On Monday morning in the Mini Transat, a number of the competitors have returned to the village to watch over their boats and learn about the general mood of the race ... A small minority chose to remain on site over the weekend, dividing their time between tourist visits around the area and physical activity to maintain their fitness.
'Mini Transat 2013'
©Jacques Vapillon / Mini Transat 2013
Douarnenez Courses has taken advantage of this waiting time to review the activities of the ten days before the theoretical start date of October 13. It is estimated that more than 25,000 visitors came to the village to honour the competitors, the event partners and the Mini Class, there were over thirty exhibitors on the 3000 m2 site, and the installation of the Mini Transat in Port Rhu has been declared a success. To this must be added the interest aroused by the exhibition organised within the Port Musée, the strong mobilisation of volunteers and all the primary school classes that came to the village to visit the sailors as part of Operation Label Bleue.
It is now a week since the Mini fleet began to pace the docks of Port Rhu. Overall, the sailors are coping well and are in good heart despite being faced with exceptional weather conditions. To stay in the game, many competitors have not hesitated to take up various physical exercises such as jogging and stretching; anything to keep themselves in good shape. Others took the opportunity to finish a few things. Aboard Pas de Futur sans Numérique, Ian Lipinski took delivery of some additional electronic equipment that he has been able to add to his instrument panel. This is also the time for fairing: compressed air bottles are shared and the sandpaper is at the ready, the aim being to remain mobilised without consuming too much energy.
The days go by and everyone looks to the Bay of Biscay. The entire fleet is watching for the winds to switch to the west or northwest. But the center of the low pressure remains positioned to the south and this is generating very strong southwest winds from the tip of Spain to the tip of Galicia. Yesterday evening, the files suggested a possible way out for next weekend, but the latest forecasts do not encourage optimism. Competitors still in Douarnenez can at least happily rely on the solidarity of the people and the Cornouaillais traders. For example sailors with no where to stay were spontaneously offered free homestays with local residents, and those who spend their morning in the race center waiting for news can at least enjoy free croissants kindly provided by a baker in the city. Several companies have also offered tours and tastings of local produce. It is these little touches that are part of the seduction of the Douarnenez venue. Now all everyone can do is wait for the next weather files, knowing that the situation may change rapidly, given the instability of this type of weather phenomena. For now, Code Red still prevails.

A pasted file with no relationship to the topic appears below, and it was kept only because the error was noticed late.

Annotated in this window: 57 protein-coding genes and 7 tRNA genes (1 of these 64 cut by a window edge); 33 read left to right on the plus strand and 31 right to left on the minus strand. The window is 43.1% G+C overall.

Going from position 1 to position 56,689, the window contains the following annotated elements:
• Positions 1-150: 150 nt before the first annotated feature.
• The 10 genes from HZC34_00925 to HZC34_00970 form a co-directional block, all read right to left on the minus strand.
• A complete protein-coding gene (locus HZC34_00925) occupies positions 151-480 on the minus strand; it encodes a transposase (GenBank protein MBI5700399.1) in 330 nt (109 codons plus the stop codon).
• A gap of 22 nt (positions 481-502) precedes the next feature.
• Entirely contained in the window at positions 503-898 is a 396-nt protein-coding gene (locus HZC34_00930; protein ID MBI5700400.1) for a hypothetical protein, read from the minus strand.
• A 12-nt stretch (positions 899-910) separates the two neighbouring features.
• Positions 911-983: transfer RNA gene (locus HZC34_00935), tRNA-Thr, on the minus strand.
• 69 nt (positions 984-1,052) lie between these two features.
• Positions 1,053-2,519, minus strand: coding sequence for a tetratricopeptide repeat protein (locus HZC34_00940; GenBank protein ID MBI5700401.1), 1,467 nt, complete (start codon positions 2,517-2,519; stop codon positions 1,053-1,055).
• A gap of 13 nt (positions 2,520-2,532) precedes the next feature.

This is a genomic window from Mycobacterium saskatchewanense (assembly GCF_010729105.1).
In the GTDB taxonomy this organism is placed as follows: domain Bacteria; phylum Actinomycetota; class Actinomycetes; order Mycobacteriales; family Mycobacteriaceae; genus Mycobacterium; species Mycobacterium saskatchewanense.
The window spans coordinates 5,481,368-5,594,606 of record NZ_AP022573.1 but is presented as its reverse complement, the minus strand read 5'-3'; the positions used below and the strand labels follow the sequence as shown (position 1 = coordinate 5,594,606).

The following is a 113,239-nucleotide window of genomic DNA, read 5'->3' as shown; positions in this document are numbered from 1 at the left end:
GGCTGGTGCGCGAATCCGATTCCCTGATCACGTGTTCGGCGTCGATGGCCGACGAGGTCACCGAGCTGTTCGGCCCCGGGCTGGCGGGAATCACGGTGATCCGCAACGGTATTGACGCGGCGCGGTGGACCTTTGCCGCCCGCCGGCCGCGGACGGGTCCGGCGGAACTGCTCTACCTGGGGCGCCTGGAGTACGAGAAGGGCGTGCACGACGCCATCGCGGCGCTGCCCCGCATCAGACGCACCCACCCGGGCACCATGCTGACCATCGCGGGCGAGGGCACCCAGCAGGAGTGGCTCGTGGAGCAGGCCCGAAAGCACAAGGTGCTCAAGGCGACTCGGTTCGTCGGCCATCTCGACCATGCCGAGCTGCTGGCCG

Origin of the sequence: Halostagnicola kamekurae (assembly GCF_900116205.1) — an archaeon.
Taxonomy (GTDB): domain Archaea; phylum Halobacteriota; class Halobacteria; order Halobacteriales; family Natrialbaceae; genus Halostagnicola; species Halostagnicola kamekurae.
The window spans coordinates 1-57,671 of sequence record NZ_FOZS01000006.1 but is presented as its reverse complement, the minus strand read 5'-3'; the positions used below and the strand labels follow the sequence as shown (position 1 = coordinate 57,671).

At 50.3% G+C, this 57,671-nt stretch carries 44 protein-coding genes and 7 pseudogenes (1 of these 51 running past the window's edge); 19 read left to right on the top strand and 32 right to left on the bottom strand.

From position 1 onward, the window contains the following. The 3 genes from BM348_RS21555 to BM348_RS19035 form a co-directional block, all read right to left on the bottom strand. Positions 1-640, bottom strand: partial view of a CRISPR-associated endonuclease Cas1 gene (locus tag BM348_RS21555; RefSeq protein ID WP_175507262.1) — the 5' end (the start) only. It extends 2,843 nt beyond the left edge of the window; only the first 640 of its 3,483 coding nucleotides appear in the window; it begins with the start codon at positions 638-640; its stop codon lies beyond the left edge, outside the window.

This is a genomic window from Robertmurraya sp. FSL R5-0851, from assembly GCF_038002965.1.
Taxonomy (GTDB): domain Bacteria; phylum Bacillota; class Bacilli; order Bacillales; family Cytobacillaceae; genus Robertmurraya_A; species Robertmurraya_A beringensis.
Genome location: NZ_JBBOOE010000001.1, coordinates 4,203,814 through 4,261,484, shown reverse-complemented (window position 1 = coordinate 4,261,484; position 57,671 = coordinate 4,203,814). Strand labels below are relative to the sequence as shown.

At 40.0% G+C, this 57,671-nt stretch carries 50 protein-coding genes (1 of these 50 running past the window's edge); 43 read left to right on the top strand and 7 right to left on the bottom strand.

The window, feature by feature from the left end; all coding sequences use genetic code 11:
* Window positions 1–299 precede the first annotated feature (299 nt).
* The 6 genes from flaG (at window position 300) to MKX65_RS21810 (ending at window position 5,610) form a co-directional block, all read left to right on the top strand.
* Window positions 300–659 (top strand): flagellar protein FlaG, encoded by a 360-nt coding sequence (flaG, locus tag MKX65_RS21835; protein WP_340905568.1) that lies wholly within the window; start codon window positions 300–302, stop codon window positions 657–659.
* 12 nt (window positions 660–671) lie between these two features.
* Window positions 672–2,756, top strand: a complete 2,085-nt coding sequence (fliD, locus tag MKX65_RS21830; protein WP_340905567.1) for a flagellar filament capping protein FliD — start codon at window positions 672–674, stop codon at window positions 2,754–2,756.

David Genest ( www.diffuselec.com): 'We enjoy the small activities offered by Douarnenez Courses, and we like to go walking. The other day, we went diving just off the Pointe du Raz . In any case, one is better off here than if we were at sea and a fortnight stopover in Douarnenez is really not so bad, there is so much to discover in the area. In the evenings we put the world to rights, it was even suggested that one day the Mini will start from the Mediterranean!'
Ian Lipinski (Pas de Futur sans Numérique): 'I stayed in Douarnenez. I did not want to leave the atmosphere of the race. My girlfriend came to spend a few days ... Then we occupied ourselves picking mushrooms (except that I do not know the good places around here), doing some sport, fairing the boats. I think the decision is good. Just think what it would be like if we were at sea now. So, we wait, and we savor the situation as best we can ... '
Mini Transat website
by Solene Rennuit
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4:51 PM Mon 21 Oct 2013GMT
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